Former State Senate Majority Leader Chip Rogers
ATLANTA -- A veteran employee of Georgia Public Broadcasting in Atlanta has quit in protest over the hiring of former State Senate Majority Leader Chip Rogers at GPB, at double and triple the salary of others in similar positions there. A GPB executive praised Rogers and said he will do a great job for GPB.
The employee who quit, Ashlie Wilson Pendley, is calling Rogers' hiring "cronyism" at the expense of taxpayers -- and at the expense of long-time employees of Georgia Public Broadcasting.
Employees have been furloughed and laid off, as many of their jobs are being out-sourced and eliminated.
And yet Rogers began work this week at GPB headquarters, on 14th Street NW, as an executive producer, for $150,000 a year.
Rogers himself has credited Governor Nathan Deal for helping him get the job, created just for him either just prior to, or just after, the November 6th elections when Rogers was re-elected to his Senate seat. He resigned his seat soon after the election, announcing he would be going to work for GPB, calling it his "dream job."
On Tuesday, Rogers' first day of work, Pendley, who is an executive producer at GPB, and who has been at GPB for 15 years, wrote a stinging letter of resignation to GPB President and CEO Teya Ryan, and someone leaked the letter that night to the advocacy group BetterGeorgia.com.
In the letter as provided to 11Alive News from Better Georgia (see entire letter, below), Pendley writes, in part, "In a time when budget cuts are deep and the rank and file have been told there is no money.... I think it is unconscionable to create a position and compensate any individual in this manner.... It has the appearance of the political manipulation of the public airwaves. This stinks of cronyism...."
Bryan Long of BetterGeorgia.com agrees.
"Because it's about taxpayer dollars, and it's about cronyism, and tax dollars matter right now, especially in this tough economy. The governor hasn't fully funded education.... and now suddenly he finds the money, taxpayer money, to pay for his political buddy, Chip Rogers."
Governor Deal's office said Wednesday that the governor had nothing to do with Rogers getting the job, except to encourage Rogers to talk with GPB about it.
Pendley did not return messages asking for comment. She said in her resignation letter that she was willing to work at GPB until January 31 to help GPB transition her duties to others.
GPB Vice President Nancy Zintak would not comment on Pendley's letter of resignation, calling it "a personnel issue" that she could not discuss publicly.
Zintak praised Pendley, saying she will be missed, and said Rogers is going to do a great job for GPB.
"Ashlie started as an intern" in 1997, Zintak said in a phone interview with 11Alive's Jon Shirek. "She's been a fabulous contributor over the years. She will be missed."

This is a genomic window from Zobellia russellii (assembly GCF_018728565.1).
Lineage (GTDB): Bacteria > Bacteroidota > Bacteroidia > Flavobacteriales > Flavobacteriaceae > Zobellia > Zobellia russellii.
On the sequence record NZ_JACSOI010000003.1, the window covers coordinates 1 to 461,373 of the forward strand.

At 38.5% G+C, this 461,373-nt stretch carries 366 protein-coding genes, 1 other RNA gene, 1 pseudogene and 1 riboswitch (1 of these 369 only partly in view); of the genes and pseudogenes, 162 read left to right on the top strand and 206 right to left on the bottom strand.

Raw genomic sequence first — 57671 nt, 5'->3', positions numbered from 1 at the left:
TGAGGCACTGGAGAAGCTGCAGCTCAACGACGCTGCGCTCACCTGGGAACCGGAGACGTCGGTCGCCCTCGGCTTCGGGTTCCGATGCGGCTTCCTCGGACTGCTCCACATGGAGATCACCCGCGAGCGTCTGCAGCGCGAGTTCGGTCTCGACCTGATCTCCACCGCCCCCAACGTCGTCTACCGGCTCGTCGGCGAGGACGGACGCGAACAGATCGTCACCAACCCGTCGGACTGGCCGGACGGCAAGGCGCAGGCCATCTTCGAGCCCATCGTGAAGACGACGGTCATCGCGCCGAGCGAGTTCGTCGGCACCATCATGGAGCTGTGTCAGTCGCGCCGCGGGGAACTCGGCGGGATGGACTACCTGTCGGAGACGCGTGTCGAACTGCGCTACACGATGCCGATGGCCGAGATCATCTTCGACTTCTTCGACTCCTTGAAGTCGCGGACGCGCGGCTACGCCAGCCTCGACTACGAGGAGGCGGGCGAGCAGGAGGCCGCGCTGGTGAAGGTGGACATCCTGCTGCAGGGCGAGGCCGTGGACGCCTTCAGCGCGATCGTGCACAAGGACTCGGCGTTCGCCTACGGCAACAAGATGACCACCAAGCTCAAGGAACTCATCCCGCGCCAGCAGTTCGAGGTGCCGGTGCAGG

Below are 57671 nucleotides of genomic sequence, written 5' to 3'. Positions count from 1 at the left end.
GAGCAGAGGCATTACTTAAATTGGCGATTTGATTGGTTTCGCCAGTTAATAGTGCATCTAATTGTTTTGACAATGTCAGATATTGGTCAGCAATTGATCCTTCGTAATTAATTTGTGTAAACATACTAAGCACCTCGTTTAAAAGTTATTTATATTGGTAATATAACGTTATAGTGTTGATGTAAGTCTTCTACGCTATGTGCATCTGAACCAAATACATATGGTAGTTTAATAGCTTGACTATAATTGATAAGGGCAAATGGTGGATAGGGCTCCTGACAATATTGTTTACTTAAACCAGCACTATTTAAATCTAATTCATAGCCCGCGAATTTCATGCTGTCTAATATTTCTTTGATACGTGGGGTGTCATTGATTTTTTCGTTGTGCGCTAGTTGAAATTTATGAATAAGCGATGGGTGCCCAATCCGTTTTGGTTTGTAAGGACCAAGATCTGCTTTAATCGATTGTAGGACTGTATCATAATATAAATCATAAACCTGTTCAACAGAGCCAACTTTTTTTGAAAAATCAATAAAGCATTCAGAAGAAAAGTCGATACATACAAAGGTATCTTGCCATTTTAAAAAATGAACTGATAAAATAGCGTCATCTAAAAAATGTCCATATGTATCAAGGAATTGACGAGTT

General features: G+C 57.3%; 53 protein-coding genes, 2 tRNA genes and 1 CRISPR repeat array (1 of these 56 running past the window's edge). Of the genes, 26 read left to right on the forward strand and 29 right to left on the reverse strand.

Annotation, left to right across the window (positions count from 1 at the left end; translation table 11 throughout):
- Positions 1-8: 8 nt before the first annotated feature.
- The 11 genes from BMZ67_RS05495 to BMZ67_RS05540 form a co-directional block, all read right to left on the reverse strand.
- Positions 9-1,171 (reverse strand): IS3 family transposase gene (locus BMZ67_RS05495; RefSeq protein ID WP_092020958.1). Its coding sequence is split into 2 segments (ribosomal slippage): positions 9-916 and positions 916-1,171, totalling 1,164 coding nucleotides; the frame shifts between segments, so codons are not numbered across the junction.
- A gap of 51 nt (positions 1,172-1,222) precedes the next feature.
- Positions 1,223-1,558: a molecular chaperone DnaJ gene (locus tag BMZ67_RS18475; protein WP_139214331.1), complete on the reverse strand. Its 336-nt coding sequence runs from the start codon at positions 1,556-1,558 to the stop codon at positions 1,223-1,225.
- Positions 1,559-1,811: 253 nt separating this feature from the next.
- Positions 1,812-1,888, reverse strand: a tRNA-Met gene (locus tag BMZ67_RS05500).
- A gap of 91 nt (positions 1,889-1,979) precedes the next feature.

As for Rogers, Zintak said he was not commenting, but said that while people "may not like the way it all came together for him to come to GPB, he's here and he's going to do a great job for us. He's already putting together a great initiative [for upcoming TV and radio programs] to match people with jobs, and to have Georgia youth become more job-ready."
Zintak spoke of concerns she's heard from GPB's donors about Rogers, emphasizing that Rogers' salary will be paid out of taxpayer funds, not out of private donations.
"If you look at GPB, we are amazing stewards of the public and private moneys given to us to shepherd. We have sparkling audits every year."
Governor Deal's spokesman called BetterGeorgia.com a left-wing organization that blames the governor for everything.
Bryan Long insisted that Deal spear-headed Rogers' move from the legislature to GPB.
"I'm sure the governor wants nothing to do with this, I'm sure he's running from it as fast as he can. But the truth is, on October 26th the governor called the President of GPB into his office, and they met with Chip Rogers. That's a matter of public record. The announcement of this new position followed shortly after that. If that meeting wasn't to create this job for Chip Rogers, Governor Deal owes us an explanation of what he was talking about with GPB on that day.... Governor Deal created this job specifically for Chip Rogers. It was not advertised. He's unqualified for this job, and he's being paid twice what any other executive producer at GPB earns in this job, in a similar job. That's a misuse of taxpayer money, it's $150,000 per year. Governor Deal has cut the GPB budget by 14 percent since he took office, and now, suddenly, he finds the money, taxpayer money, to pay for his political buddy, Chip Rogers."
Long questioned specifically why the job was not advertised.
"If they're so sure that Chip Rogers would do a bang-up job, why didn't they advertise the position? And why didn't he compete with other executive producers to prove that he's the best person for this job?"